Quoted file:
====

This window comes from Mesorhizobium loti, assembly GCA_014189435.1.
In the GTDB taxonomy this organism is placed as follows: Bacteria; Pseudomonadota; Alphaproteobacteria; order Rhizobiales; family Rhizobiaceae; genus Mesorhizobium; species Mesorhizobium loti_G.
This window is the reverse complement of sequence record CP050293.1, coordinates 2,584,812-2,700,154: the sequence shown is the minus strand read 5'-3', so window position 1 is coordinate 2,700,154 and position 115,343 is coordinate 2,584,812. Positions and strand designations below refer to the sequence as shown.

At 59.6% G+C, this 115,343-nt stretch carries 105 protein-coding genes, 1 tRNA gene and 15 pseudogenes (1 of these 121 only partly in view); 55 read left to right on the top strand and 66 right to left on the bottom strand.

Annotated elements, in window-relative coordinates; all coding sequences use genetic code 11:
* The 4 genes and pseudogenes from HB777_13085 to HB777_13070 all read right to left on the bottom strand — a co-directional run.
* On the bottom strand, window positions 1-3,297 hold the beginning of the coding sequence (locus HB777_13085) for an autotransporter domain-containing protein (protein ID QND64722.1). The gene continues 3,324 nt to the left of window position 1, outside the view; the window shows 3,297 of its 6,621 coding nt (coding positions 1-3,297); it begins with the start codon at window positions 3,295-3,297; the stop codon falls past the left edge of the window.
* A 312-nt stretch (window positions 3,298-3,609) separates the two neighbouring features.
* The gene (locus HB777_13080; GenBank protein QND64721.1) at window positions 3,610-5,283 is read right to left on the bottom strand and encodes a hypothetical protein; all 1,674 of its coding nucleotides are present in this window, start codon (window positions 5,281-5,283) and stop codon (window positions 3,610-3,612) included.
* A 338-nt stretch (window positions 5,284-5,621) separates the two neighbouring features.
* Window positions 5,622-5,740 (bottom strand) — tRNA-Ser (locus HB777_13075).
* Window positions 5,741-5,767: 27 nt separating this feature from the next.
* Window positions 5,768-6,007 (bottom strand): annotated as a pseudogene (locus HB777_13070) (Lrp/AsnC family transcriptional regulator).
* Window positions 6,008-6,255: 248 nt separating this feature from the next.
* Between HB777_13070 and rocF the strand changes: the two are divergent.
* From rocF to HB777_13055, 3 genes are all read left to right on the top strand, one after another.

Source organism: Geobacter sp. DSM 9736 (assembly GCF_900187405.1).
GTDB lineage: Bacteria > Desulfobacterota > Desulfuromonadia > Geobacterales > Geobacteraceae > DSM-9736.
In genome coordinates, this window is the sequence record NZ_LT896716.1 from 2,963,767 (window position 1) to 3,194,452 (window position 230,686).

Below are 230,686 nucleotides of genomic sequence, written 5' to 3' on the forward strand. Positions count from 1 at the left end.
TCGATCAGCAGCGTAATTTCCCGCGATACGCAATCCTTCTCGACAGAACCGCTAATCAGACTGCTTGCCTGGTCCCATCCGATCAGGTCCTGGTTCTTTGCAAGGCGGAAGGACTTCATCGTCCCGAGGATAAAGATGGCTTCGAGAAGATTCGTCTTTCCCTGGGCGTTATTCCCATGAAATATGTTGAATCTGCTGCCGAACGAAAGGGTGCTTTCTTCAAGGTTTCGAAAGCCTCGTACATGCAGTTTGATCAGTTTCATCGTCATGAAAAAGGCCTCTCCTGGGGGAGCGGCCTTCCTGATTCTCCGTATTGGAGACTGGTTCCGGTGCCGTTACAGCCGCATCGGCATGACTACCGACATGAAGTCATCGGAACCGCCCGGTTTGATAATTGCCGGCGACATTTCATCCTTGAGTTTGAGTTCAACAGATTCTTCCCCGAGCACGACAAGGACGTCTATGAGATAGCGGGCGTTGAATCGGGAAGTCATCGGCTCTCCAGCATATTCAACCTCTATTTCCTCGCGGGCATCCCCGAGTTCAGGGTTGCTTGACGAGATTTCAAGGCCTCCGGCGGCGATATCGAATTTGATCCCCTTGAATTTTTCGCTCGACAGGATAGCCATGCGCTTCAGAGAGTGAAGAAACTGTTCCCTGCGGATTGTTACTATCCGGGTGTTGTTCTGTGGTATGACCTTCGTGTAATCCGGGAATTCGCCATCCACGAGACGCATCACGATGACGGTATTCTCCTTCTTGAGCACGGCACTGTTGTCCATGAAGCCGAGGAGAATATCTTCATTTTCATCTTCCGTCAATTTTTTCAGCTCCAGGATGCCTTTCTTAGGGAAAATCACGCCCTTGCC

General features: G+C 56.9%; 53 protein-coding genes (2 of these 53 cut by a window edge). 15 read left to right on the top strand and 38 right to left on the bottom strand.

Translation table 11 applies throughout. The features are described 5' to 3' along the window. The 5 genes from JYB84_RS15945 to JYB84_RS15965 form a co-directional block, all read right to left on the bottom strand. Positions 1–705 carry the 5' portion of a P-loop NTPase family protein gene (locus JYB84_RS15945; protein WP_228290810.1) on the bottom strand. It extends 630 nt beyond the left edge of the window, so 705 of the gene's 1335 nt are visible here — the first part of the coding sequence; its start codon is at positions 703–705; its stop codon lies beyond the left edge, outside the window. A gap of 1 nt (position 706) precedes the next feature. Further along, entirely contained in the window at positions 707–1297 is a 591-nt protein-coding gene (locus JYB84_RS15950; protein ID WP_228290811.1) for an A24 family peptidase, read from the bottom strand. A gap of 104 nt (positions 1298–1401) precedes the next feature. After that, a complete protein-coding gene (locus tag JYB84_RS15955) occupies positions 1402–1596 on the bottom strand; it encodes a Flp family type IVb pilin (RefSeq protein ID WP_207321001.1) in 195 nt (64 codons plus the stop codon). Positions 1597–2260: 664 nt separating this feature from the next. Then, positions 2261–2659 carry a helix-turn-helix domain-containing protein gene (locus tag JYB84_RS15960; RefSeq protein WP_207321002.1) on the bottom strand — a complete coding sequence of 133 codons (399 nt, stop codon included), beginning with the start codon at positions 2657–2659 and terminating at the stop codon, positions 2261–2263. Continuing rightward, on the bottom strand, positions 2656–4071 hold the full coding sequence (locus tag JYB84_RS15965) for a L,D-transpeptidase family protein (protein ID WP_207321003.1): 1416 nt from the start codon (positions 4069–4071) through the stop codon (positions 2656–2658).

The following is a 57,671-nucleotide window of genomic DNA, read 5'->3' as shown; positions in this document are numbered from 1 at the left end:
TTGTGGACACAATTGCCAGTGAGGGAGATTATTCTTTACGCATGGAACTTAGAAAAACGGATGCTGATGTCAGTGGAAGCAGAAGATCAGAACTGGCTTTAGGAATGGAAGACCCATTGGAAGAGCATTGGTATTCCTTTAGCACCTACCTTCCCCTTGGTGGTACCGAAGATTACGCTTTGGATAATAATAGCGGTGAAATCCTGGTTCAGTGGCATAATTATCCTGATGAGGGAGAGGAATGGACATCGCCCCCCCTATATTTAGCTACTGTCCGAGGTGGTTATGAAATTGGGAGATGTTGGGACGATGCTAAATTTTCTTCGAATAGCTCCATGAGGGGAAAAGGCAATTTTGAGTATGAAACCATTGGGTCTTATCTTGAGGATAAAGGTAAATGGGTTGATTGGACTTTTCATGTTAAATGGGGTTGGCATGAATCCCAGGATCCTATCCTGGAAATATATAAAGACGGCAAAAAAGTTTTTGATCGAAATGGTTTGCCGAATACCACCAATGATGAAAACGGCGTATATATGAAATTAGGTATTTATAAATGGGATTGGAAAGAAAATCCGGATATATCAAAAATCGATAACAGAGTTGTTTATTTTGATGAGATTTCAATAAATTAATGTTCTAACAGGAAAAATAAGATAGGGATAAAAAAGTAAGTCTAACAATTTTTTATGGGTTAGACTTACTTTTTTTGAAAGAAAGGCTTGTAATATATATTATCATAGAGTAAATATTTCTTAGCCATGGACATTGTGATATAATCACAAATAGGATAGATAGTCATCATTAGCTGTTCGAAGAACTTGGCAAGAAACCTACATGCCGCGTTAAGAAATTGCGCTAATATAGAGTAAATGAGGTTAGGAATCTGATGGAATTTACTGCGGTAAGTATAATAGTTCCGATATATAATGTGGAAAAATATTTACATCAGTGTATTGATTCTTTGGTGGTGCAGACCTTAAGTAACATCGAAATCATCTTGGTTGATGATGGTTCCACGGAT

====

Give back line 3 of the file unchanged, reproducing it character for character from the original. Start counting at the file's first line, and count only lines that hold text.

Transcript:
This window is the reverse complement of sequence record CP050293.1, coordinates 2,584,812-2,700,154: the sequence shown is the minus strand read 5'-3', so window position 1 is coordinate 2,700,154 and position 115,343 is coordinate 2,584,812. Positions and strand designations below refer to the sequence as shown.